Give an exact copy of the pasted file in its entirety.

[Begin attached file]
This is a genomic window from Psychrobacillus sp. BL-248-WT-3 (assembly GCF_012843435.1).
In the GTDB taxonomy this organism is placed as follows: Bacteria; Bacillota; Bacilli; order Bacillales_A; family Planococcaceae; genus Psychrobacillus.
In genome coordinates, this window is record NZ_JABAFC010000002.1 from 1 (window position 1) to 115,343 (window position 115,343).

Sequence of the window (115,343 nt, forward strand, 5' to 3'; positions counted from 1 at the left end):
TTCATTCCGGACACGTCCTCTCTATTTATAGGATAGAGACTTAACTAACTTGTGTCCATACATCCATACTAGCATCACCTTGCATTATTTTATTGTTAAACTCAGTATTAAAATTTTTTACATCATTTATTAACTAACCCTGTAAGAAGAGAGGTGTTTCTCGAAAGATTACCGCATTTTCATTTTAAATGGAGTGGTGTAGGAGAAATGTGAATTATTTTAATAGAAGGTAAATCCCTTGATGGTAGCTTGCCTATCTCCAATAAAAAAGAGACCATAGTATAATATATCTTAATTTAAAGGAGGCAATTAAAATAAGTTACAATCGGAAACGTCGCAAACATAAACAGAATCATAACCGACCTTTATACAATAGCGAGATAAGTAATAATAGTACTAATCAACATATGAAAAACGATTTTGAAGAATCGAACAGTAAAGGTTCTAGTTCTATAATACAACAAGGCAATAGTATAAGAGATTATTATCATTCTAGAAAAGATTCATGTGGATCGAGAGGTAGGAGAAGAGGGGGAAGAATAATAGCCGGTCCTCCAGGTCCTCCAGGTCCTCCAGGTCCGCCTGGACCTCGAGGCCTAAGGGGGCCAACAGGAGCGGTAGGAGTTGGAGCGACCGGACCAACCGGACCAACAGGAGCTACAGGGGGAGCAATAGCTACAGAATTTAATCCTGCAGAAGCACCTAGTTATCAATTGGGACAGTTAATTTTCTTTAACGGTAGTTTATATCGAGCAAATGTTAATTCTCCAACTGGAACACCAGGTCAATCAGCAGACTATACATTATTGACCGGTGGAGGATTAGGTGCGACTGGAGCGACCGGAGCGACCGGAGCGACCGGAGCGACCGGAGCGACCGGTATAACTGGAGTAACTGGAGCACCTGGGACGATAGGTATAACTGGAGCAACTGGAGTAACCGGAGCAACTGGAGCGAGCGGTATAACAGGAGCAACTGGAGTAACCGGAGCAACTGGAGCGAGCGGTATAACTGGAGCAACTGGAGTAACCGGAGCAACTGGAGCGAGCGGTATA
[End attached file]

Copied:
This is a genomic window from Psychrobacillus sp. BL-248-WT-3 (assembly GCF_012843435.1).
In the GTDB taxonomy this organism is placed as follows: Bacteria; Bacillota; Bacilli; order Bacillales_A; family Planococcaceae; genus Psychrobacillus.
In genome coordinates, this window is record NZ_JABAFC010000002.1 from 1 (window position 1) to 115,343 (window position 115,343).

Sequence of the window (115,343 nt, forward strand, 5' to 3'; positions counted from 1 at the left end):
TTCATTCCGGACACGTCCTCTCTATTTATAGGATAGAGACTTAACTAACTTGTGTCCATACATCCATACTAGCATCACCTTGCATTATTTTATTGTTAAACTCAGTATTAAAATTTTTTACATCATTTATTAACTAACCCTGTAAGAAGAGAGGTGTTTCTCGAAAGATTACCGCATTTTCATTTTAAATGGAGTGGTGTAGGAGAAATGTGAATTATTTTAATAGAAGGTAAATCCCTTGATGGTAGCTTGCCTATCTCCAATAAAAAAGAGACCATAGTATAATATATCTTAATTTAAAGGAGGCAATTAAAATAAGTTACAATCGGAAACGTCGCAAACATAAACAGAATCATAACCGACCTTTATACAATAGCGAGATAAGTAATAATAGTACTAATCAACATATGAAAAACGATTTTGAAGAATCGAACAGTAAAGGTTCTAGTTCTATAATACAACAAGGCAATAGTATAAGAGATTATTATCATTCTAGAAAAGATTCATGTGGATCGAGAGGTAGGAGAAGAGGGGGAAGAATAATAGCCGGTCCTCCAGGTCCTCCAGGTCCTCCAGGTCCGCCTGGACCTCGAGGCCTAAGGGGGCCAACAGGAGCGGTAGGAGTTGGAGCGACCGGACCAACCGGACCAACAGGAGCTACAGGGGGAGCAATAGCTACAGAATTTAATCCTGCAGAAGCACCTAGTTATCAATTGGGACAGTTAATTTTCTTTAACGGTAGTTTATATCGAGCAAATGTTAATTCTCCAACTGGAACACCAGGTCAATCAGCAGACTATACATTATTGACCGGTGGAGGATTAGGTGCGACTGGAGCGACCGGAGCGACCGGAGCGACCGGAGCGACCGGAGCGACCGGTATAACTGGAGTAACTGGAGCACCTGGGACGATAGGTATAACTGGAGCAACTGGAGTAACCGGAGCAACTGGAGCGAGCGGTATAACAGGAGCAACTGGAGTAACCGGAGCAACTGGAGCGAGCGGTATAACTGGAGCAACTGGAGTAACCGGAGCAACTGGAGCGAGCGGTATA